Date of Award


Document Type


Degree Name

Master of Science in Electrical Engineering - (M.S.)


Electrical Engineering

First Advisor

Timothy Nam Chang

Second Advisor

Bernard Friedland

Third Advisor

Yun Q. Shi


In this thesis, the decentralized feedback structure for large scale, linear time invariant systems is studied. The internal differences and the relationship between decentralized feedback structure and centralized feedback structure are discussed. The conventional diagonal feedback structure. corresponding to the classical single loop design strategy, is first analyzed. This is followed by an arbitrary decentralized information flow constraint which is dependent upon the actual plant characteris¬tics. Although signal flow graphs have limited use in describing decentralized control systems. the concept of a control cycle unit based on signal flow is introduced as a supplementary tool to characterize some fixed modes and decentralized feedback structures. For the decentralized feedback structure, the Jordan normal form method and essential control tuple space method are presented. The later method can be readily applied in a computer-aided design environment.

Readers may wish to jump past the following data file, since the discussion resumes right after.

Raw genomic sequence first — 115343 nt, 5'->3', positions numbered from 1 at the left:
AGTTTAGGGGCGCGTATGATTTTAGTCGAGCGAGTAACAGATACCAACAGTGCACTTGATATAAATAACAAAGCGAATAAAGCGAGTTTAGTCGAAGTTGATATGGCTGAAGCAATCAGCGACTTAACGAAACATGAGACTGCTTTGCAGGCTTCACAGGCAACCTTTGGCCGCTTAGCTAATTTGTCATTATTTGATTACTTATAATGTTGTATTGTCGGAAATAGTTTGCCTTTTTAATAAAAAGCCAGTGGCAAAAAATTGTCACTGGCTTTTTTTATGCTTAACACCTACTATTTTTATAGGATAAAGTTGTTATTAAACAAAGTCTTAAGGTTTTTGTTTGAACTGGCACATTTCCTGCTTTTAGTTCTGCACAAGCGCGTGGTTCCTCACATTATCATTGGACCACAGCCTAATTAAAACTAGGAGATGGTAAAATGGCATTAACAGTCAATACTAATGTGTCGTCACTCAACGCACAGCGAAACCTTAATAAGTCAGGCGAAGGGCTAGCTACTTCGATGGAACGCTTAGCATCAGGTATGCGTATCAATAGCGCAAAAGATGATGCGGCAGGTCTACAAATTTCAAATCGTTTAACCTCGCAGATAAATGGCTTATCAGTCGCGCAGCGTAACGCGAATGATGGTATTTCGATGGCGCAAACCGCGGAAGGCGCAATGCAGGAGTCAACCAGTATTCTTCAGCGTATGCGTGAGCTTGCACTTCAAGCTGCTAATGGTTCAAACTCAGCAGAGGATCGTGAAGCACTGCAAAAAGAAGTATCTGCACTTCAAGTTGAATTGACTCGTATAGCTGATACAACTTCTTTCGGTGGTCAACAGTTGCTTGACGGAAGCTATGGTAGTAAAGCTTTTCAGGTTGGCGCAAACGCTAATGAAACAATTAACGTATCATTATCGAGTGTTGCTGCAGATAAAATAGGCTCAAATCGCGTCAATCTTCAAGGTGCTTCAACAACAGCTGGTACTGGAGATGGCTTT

From the theory a set of relationships of eigenvalues and eigenvectors between the plant system and the synthesis system are deduced. Based upon such eigenstructures, conditions have been found to determine the optimal decentralized feedback structure, that is, one with the least number of non-zero gain elements. The notion of a feedback gain lattice is introduced for both the diagonal and Jordan form representation of the plant state matrices. This lattice structure is then utilized algorithmically to generate the optimal decentralized feedback structure. These algorithms can be used to reduce hardware implementation and system complexity for the control of large scale systems.